Richard Kuklinski (Michael Shannon) is a violent and unpredictable man, but he finds joy when he marries his girlfriend, Deborah (Winona Ryder). After losing his job dubbing bootleg porn for the mafia, he is hired by mob boss Roy DeMeo (Ray Liotta) to act as an enforcer and hit man. This job forces Kuklinski to channel the rage and violence that he has hidden away from his family in order to get the job done, and it turns out that he’s very good at what he does. As the years go by and the amount of bodies becomes ridiculous, Richard finds himself in a position where he could either lose the way to provide for his family or team up with another mafia hit man, Robert Pronge (Chris Evans). Whatever his choice may be, the consequences could be big enough to tear his entire world apart.

I have to be honest here. I never heard of Richard Kuklinski before this movie, but his story really is an interesting one. With a career that spanned over two decades that was filled with violence and malice, you’d think it would be enough to make a great gangster film. Well, yeah it is, but the screenplay to The Iceman keeps it from ever really achieving that greatness. Since there is so much to work with, you’d think that this would be a pretty long movie, but it’s actually under two hours. How is that possible? There is way too much to cover for it to be that short. Unfortunately, there’s a lot of scenes that had the potential to be awesome and memorable, but is glazed over in a matter of seconds. The best part of this movie is a montage when it should have been stretched out to build character and create suspense. Oh well…

the-iceman

Despite the screenplay being less than spectacular, there’s still something that makes The Iceman well worth seeing. That is Michael Shannon’s fantastic performance. I’ve yet to see Michael Shannon give a less than perfect performance, be it as General Zod in Man of Steel, Nelson Van Alden in Boardwalk Empire, or even his small role as Petie in Cecil B. Demented. While some of the stuff he’s in may be awful (I’m looking at you Pearl Harbor and Jonah Hex), Shannon is never the weak link. In the role of Richard Kuklinski, he is both demonic and loving, good and evil. He is a family man and also a cold blooded killer. This is the kind of stuff that makes his character, and many other characters in cinema, so interesting and he pulls it off with such menace, it’s hard not to be terrified of him.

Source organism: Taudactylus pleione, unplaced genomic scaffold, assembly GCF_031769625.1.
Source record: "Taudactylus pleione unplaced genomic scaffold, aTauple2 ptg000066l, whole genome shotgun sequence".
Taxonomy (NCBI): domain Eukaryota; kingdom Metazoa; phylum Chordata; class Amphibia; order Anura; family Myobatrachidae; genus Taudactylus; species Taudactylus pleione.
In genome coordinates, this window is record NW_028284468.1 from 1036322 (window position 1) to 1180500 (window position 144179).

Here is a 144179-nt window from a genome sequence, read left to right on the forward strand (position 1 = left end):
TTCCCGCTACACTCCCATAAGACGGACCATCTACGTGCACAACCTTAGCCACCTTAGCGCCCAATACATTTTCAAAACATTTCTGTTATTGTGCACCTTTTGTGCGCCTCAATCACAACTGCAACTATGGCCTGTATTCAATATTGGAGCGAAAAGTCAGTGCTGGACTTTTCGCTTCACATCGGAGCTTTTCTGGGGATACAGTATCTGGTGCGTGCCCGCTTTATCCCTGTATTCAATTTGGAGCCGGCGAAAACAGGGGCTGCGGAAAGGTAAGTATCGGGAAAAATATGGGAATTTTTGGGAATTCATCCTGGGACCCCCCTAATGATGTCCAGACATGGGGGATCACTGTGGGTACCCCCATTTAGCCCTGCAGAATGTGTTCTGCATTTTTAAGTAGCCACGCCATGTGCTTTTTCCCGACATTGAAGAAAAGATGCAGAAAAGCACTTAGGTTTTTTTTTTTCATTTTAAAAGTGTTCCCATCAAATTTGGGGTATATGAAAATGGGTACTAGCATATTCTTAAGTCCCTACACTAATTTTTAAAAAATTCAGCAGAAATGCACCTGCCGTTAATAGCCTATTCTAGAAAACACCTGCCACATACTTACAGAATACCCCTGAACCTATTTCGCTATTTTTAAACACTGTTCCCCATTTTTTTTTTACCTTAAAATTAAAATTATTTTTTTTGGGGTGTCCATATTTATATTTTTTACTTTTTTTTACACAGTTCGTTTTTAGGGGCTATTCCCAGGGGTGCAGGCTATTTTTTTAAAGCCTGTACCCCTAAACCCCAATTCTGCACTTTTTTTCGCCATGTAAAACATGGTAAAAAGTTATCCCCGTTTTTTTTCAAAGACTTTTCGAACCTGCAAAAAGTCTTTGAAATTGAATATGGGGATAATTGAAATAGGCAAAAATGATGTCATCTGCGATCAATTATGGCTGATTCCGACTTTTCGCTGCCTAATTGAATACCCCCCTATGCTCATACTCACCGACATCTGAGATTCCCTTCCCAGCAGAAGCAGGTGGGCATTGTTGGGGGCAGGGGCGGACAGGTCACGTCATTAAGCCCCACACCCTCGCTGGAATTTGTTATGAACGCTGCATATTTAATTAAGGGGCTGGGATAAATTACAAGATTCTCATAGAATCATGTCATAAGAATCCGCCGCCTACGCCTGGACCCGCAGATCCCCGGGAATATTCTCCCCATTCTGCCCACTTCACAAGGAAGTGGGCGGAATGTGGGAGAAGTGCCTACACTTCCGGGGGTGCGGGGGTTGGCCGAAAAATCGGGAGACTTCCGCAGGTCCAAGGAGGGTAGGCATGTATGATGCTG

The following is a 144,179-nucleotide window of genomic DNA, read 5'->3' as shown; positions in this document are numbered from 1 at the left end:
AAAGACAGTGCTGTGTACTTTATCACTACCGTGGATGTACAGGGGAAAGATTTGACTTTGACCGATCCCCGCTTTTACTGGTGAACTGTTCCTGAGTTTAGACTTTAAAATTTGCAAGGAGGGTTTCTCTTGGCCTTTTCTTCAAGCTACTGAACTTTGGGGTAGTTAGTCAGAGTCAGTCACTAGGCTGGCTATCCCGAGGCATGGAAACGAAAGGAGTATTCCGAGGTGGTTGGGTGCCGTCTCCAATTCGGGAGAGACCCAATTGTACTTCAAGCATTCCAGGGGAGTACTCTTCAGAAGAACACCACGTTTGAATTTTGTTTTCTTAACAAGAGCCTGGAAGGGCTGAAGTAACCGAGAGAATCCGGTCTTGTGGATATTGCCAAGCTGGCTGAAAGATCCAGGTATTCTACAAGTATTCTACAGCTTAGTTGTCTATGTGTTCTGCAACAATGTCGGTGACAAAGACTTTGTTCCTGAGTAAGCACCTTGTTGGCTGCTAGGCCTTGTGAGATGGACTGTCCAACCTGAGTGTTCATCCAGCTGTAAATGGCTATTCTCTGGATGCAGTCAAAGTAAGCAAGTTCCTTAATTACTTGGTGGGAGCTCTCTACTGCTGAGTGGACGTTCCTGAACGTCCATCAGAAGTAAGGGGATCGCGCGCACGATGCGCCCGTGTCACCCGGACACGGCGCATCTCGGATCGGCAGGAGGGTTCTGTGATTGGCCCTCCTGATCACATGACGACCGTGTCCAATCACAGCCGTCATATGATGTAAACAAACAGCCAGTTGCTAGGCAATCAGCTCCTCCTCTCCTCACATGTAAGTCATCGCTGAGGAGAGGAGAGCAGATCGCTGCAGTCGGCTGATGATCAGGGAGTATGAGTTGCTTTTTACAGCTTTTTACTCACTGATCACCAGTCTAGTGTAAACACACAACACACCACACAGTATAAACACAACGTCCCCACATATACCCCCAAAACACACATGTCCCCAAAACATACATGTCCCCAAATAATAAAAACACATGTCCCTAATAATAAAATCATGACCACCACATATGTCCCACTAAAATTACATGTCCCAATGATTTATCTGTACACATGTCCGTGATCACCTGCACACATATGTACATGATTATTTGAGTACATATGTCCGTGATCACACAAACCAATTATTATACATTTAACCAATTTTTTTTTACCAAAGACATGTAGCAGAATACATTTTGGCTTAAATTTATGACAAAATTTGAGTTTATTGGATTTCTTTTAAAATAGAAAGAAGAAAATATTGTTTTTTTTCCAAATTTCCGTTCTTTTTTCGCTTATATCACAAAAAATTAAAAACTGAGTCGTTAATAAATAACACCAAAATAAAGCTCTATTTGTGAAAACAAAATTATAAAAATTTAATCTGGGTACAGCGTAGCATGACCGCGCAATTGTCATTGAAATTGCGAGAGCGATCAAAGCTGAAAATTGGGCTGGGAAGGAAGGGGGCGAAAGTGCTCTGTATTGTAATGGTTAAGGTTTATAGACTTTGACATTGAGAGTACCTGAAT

It’s also easy to get lost in the production design. I recently reviewed Parkland, and I talked about how well the designers pulled off making everything look and sound like 1963. I have the same thing to say about The Iceman, except that it showcases design from the 1960s through the 1980s. It really puts you into the scene, but unfortunately there is plenty to take you out of the scenes. I’ve heard complaints that a lot of the dialogue is stereotypical gangster lines, but that wasn’t the issue with me. Going back to what I said before, the pacing of this movie is too sporadic and things just seem to happen too quickly. The choppiness of the film’s plot is enough to take you out of what’s happening onscreen and start thinking about what could have been done to make the movie better.

What makes me so disappointed is that The Iceman had a lot of potential to be a great gangster film, but it only is a pretty good gangster film. Michael Shannon’s performance as Kuklinski is enough to make this movie worth watch, but there’s too much that’s lacking. While I didn’t expect it to have the size or scope of a movie by Martin Scorsese or Francis Ford Coppola, it would have been nice to see a little bit more work done with the screenplay. The bottom line is that The Iceman is a good movie, but is sorely lacking.